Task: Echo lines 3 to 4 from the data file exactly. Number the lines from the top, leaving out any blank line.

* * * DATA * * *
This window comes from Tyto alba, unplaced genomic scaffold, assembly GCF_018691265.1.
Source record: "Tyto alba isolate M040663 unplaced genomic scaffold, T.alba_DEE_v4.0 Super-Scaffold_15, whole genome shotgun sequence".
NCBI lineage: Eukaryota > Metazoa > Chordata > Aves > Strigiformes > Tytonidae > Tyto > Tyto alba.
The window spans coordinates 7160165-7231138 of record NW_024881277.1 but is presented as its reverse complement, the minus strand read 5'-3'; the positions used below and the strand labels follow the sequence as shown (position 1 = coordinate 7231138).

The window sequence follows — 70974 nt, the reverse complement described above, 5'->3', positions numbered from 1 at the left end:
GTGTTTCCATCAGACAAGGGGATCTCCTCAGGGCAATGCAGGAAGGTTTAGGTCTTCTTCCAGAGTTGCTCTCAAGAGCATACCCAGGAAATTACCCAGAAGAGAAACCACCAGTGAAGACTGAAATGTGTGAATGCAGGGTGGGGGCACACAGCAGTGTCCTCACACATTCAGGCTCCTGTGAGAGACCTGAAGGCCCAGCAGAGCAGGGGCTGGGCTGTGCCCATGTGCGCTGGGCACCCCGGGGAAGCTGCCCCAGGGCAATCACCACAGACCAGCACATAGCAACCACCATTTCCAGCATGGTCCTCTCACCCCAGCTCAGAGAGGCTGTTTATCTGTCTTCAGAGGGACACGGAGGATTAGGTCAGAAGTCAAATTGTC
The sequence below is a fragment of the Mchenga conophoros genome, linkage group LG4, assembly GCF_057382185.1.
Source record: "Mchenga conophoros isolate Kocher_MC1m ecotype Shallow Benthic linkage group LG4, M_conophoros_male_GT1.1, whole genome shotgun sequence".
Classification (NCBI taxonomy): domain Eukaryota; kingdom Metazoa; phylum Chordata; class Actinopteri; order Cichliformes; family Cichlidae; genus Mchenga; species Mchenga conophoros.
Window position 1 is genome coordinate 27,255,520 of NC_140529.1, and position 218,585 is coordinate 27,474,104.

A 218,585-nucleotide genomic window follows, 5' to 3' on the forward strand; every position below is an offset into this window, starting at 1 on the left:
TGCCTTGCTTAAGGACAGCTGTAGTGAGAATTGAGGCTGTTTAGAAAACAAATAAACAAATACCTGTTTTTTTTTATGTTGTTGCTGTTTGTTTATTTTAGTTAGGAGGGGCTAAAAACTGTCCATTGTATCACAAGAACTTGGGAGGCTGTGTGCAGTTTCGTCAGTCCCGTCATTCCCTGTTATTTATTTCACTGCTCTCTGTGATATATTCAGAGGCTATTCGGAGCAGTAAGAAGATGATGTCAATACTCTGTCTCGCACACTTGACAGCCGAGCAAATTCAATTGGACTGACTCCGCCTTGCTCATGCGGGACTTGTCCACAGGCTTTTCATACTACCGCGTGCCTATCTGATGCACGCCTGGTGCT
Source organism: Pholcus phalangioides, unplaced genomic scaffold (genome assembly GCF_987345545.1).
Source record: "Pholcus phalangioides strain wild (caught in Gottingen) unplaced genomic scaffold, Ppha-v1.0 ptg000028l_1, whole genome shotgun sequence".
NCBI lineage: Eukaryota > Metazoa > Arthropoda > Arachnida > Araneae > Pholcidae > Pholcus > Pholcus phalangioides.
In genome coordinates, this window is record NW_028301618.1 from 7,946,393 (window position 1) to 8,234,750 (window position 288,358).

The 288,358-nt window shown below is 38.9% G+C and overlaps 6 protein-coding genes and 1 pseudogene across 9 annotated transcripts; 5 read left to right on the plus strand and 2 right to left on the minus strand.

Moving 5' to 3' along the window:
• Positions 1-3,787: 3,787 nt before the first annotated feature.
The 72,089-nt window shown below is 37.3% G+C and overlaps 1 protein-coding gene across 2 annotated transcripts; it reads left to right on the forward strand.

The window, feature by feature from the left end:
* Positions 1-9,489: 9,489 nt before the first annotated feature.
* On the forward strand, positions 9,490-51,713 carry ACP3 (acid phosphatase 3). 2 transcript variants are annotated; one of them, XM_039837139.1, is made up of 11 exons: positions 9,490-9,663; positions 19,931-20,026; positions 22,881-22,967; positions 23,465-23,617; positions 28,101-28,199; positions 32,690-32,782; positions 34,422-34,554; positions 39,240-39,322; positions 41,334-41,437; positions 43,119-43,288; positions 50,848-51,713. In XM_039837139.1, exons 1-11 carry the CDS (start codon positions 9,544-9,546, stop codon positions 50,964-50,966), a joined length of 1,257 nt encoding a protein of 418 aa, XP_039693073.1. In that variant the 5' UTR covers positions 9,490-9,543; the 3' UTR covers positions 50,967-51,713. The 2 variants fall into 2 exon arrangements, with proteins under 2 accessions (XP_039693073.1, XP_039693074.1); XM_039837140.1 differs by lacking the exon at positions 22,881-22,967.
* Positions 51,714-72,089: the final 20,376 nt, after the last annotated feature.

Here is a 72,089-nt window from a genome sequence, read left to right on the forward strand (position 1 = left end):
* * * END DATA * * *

NCBI lineage: Eukaryota > Metazoa > Chordata > Aves > Strigiformes > Tytonidae > Tyto > Tyto alba.
The window spans coordinates 7160165-7231138 of record NW_024881277.1 but is presented as its reverse complement, the minus strand read 5'-3'; the positions used below and the strand labels follow the sequence as shown (position 1 = coordinate 7231138).